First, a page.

All activity within the board is displayed in the menu sidebar on the right.
Within each board, you create cards and lists within cards. We have cards for brainstorming coverage, photos, copy, design and proofed. Our lists on each card are also short and simple.
Students can be assigned to boards, specific cards and lists.
You can also set due dates for each card.
“Trello is something that just connects with my inner-organization junky,” senior copy editor Hannah Gonzalez said. “I love how interactive and detailed it is, to the point that I know who put in one quote for a photo. It saves a lot of time, which now we are spending to make our book better.”
Boards, cards and lists may be duplicated!
Copy Entire Boards:
Click on More in the Menu on the right.
Select Copy Board.
Click on a card to open it.
Click Copy in Actions menu.
Another menu pops up to customize.
LABELS & LISTS
Users can add labels, make checklists, upload attachments and more.
Checklists allow users to see progress.
Color-coded labels can track progress of checklists on cards quickly.
These can be customized.
“I like that you can check things off,” junior staffer Paola Barajas said. “I am a list person, and sometimes I can’t keep up. If I can see a visual list of what I’ve done, I can move on and know I am making progress.”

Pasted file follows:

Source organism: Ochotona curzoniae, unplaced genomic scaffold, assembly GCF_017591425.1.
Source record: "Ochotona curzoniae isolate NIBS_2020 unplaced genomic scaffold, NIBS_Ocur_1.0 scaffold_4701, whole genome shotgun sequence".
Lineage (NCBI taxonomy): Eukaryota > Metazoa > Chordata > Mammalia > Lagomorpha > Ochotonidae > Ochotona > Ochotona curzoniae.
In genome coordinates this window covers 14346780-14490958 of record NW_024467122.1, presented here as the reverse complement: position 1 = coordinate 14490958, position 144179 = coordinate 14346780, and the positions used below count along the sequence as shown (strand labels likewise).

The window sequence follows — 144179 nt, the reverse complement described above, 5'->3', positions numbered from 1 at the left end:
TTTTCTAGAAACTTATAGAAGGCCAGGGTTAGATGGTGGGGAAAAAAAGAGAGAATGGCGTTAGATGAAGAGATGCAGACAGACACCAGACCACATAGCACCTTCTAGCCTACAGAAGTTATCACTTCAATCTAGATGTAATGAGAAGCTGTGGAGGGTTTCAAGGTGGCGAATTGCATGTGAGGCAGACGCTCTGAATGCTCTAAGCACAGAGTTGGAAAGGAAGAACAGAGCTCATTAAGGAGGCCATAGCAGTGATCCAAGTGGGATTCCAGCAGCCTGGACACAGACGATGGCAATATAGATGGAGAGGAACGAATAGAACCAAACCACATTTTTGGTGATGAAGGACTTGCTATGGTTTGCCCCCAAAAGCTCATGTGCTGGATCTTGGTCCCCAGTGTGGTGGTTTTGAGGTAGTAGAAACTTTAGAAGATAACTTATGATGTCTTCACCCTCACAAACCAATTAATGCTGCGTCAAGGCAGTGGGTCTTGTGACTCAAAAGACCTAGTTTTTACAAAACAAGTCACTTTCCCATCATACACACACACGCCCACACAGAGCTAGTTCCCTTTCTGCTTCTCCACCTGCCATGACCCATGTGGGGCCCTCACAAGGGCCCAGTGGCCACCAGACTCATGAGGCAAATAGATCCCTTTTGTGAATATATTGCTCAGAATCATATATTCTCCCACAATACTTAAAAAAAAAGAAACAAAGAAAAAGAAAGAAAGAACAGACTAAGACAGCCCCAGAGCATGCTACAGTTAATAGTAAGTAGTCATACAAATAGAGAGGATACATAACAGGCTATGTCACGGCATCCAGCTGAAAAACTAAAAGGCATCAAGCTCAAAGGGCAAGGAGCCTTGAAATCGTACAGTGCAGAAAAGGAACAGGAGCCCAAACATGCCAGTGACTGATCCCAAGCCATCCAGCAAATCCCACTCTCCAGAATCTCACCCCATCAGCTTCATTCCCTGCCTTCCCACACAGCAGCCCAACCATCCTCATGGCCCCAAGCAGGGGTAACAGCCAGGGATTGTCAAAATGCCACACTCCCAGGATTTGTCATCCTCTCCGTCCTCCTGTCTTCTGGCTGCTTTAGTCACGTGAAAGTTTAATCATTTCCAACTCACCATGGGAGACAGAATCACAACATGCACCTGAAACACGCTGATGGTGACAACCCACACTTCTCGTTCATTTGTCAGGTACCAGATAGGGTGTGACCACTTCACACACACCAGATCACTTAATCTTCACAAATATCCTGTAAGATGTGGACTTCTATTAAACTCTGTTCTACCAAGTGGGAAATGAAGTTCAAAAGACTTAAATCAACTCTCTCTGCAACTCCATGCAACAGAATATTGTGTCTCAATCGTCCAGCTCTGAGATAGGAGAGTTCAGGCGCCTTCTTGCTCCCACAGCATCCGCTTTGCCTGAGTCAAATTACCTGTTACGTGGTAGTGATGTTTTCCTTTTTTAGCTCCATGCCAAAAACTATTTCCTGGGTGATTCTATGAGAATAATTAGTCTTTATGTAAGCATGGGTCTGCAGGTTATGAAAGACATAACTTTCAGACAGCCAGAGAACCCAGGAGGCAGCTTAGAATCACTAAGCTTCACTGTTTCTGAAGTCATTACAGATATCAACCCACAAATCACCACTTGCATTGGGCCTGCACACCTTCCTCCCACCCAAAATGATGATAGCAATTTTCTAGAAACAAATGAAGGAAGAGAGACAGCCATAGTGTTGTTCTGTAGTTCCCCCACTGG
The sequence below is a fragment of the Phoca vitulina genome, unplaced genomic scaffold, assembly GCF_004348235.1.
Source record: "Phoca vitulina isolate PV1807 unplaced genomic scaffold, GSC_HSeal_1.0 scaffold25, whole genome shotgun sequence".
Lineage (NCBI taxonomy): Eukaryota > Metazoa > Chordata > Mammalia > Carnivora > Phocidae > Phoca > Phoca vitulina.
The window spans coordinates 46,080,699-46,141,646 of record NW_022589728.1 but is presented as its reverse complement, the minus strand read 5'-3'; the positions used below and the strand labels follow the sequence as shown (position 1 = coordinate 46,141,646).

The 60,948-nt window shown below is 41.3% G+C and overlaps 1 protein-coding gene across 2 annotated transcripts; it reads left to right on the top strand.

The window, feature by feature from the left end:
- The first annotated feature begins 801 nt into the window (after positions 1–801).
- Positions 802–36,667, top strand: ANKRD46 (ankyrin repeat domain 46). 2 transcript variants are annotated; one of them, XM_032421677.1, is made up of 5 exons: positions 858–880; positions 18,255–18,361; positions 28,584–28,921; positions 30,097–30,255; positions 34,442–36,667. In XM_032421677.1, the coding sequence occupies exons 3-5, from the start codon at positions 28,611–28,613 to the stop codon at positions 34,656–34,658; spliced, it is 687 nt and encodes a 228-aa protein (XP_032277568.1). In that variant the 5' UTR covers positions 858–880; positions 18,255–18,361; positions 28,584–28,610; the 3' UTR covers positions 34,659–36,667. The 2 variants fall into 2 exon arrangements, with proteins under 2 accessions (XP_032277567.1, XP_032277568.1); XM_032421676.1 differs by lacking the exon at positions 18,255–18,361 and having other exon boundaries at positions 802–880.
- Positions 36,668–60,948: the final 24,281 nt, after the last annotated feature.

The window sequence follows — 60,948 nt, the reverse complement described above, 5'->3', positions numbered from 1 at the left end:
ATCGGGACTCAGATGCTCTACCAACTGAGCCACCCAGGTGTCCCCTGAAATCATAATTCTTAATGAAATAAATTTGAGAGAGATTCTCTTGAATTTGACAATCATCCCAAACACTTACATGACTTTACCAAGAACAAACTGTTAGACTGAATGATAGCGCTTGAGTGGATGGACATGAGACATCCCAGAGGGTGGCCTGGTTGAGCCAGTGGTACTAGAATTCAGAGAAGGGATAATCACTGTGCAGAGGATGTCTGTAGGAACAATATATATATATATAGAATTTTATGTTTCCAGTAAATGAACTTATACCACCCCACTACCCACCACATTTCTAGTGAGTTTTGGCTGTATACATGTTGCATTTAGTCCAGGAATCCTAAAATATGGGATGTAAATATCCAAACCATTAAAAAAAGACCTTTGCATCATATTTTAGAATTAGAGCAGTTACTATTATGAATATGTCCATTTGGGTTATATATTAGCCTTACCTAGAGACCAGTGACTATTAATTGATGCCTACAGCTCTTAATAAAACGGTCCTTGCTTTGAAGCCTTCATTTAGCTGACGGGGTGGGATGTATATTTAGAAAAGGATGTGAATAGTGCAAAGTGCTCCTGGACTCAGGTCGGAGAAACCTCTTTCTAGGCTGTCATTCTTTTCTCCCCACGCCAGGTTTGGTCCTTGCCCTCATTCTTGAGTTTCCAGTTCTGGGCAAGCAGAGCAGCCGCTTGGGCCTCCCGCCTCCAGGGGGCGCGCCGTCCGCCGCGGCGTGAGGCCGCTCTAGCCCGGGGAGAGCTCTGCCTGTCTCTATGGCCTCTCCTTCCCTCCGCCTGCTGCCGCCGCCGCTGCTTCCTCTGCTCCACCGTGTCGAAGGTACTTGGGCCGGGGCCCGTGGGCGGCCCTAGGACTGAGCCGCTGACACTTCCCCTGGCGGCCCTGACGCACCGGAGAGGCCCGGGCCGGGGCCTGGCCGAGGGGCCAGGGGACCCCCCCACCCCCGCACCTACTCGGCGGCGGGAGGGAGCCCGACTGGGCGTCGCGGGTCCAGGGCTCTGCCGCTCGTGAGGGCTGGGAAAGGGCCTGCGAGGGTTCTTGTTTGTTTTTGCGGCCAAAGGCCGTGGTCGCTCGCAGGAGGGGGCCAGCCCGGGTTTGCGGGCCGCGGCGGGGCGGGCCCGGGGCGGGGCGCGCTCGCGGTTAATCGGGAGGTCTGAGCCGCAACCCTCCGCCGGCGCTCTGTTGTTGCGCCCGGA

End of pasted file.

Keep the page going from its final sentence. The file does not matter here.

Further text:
This is not a social media site (as similar as some of it appears).
Students and teachers can communicate without sharing phone numbers, and you can make boards private.
Within each card, users can add comments and communicate with one another by tagging them with @StudentName.
“Trello is kind of like our own social media because it is so easy to use to talk to one another,” senior staffer Sam Ledesma said. “Once we finish something, we can just mention or tag the person and they immediately know.”
As the students make progress/complete a step, the card can be dragged to the next card until all cards are complete.
ACCOUNTABILITY AND ASSESSMENT
Grading a publication class has been one of my greatest challenges. While staff-management, workflow management and communication is great, one of the things I love about Trello is that it is so easy to assess my students. My staffers are all held accountable for every aspect of production. Before, I would waste time searching for paper forms staffers were to complete as tasks were accomplished or have to be at school with editors to open a spread to check to see if staffers assigned did their job. If photos or copy were missing, editors and I wasted time trying to figure out who was accountable.
Trello puts the work back on the students, and now I can check that progress anywhere.
If a staffer falls behind or doesn’t meet deadline on an assignment, everyone knows. This alone encourages productivity. In addition, I can use the search tool to search for a specific staffer and see their work. Finally, I love how I have documented communication to access my editors.
After our first attempt at Trello, my staff is finally taking ownership, communicating consistently and running the show effectively.